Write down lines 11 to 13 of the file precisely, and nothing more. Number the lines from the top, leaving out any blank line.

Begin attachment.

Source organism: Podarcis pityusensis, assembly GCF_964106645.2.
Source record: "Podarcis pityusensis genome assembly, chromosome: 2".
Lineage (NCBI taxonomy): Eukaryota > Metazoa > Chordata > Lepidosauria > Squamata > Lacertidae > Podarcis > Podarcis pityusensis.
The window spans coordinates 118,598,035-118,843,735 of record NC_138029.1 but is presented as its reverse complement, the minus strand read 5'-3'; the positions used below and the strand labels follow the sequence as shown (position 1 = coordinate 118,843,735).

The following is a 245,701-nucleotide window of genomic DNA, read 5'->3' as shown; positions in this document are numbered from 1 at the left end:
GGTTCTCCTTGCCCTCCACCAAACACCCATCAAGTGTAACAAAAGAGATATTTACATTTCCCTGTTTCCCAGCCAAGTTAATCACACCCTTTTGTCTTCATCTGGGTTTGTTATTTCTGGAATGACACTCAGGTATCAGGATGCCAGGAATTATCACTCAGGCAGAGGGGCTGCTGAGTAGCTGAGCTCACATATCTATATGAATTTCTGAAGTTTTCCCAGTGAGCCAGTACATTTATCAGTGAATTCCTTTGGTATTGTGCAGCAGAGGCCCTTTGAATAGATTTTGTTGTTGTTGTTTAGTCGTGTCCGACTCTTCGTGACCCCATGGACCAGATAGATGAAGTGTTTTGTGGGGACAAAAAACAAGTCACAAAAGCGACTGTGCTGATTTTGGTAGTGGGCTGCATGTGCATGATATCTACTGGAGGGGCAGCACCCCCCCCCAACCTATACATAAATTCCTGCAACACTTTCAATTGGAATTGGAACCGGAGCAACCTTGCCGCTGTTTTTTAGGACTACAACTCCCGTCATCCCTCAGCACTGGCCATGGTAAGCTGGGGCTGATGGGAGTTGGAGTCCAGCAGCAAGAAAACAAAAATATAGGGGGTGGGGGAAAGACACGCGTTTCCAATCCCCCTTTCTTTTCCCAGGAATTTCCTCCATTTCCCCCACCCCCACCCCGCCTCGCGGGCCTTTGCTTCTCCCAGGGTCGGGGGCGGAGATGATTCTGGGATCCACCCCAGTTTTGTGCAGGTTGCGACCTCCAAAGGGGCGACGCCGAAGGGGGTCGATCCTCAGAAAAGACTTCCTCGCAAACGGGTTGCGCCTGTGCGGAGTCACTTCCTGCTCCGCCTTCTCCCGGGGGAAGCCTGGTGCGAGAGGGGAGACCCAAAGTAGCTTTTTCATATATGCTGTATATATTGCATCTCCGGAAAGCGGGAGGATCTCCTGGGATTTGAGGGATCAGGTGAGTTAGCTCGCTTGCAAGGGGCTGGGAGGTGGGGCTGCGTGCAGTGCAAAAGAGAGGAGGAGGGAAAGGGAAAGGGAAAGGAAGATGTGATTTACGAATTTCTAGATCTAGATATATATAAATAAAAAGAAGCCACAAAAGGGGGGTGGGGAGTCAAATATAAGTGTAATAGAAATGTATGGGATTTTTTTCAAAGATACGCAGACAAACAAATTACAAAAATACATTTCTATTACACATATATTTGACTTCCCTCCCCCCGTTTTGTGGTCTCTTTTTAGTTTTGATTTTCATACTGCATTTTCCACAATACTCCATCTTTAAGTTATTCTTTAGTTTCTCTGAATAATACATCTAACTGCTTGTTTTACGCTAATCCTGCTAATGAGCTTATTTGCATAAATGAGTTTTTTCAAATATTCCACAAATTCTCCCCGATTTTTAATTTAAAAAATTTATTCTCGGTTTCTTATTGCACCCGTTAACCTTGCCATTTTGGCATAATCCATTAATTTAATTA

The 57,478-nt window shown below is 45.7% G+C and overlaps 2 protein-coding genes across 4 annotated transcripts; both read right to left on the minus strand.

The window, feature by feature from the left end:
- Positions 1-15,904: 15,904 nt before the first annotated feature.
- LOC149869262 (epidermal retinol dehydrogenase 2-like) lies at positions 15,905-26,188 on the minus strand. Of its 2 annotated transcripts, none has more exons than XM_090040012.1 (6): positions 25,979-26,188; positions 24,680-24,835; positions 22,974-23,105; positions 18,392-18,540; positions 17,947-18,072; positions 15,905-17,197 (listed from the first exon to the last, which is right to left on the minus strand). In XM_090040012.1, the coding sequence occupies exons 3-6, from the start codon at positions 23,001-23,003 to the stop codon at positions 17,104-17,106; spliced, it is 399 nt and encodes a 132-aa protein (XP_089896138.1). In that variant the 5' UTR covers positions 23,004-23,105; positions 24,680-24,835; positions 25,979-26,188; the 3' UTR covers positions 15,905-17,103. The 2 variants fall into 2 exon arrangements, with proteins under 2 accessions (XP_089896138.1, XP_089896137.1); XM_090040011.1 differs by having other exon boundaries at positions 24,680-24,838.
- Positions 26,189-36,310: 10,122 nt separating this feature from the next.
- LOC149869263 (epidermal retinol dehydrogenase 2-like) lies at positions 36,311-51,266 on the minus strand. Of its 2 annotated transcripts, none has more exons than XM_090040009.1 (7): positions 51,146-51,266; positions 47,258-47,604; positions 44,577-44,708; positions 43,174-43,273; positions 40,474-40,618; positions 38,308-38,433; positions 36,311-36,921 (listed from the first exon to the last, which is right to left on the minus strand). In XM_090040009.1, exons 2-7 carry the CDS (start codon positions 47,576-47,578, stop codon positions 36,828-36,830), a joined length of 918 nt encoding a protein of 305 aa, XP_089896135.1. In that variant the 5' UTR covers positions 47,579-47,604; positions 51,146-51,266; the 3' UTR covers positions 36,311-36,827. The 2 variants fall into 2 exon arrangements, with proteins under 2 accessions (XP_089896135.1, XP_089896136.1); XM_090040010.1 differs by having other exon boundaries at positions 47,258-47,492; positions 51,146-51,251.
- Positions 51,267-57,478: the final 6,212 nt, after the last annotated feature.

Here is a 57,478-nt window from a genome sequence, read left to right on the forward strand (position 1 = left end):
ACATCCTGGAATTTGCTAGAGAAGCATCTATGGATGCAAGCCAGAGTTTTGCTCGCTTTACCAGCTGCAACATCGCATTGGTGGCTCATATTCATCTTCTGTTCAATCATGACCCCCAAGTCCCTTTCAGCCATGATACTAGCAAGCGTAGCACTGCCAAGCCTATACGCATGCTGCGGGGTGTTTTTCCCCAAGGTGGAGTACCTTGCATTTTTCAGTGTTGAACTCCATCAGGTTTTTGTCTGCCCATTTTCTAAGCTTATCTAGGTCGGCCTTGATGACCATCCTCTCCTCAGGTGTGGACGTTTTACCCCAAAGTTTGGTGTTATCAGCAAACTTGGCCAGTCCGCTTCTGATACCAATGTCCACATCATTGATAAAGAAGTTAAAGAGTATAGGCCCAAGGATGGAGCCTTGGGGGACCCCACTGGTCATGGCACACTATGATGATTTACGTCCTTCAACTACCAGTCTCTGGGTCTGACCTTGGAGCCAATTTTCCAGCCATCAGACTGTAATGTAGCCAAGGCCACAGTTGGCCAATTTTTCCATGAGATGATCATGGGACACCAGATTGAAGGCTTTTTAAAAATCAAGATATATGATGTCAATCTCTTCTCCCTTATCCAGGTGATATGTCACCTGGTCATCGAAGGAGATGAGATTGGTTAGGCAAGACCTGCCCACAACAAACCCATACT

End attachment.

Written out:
- Positions 26,189-36,310: 10,122 nt separating this feature from the next.
- LOC149869263 (epidermal retinol dehydrogenase 2-like) lies at positions 36,311-51,266 on the minus strand. Of its 2 annotated transcripts, none has more exons than XM_090040009.1 (7): positions 51,146-51,266; positions 47,258-47,604; positions 44,577-44,708; positions 43,174-43,273; positions 40,474-40,618; positions 38,308-38,433; positions 36,311-36,921 (listed from the first exon to the last, which is right to left on the minus strand). In XM_090040009.1, exons 2-7 carry the CDS (start codon positions 47,576-47,578, stop codon positions 36,828-36,830), a joined length of 918 nt encoding a protein of 305 aa, XP_089896135.1. In that variant the 5' UTR covers positions 47,579-47,604; positions 51,146-51,266; the 3' UTR covers positions 36,311-36,827. The 2 variants fall into 2 exon arrangements, with proteins under 2 accessions (XP_089896135.1, XP_089896136.1); XM_090040010.1 differs by having other exon boundaries at positions 47,258-47,492; positions 51,146-51,251.
- Positions 51,267-57,478: the final 6,212 nt, after the last annotated feature.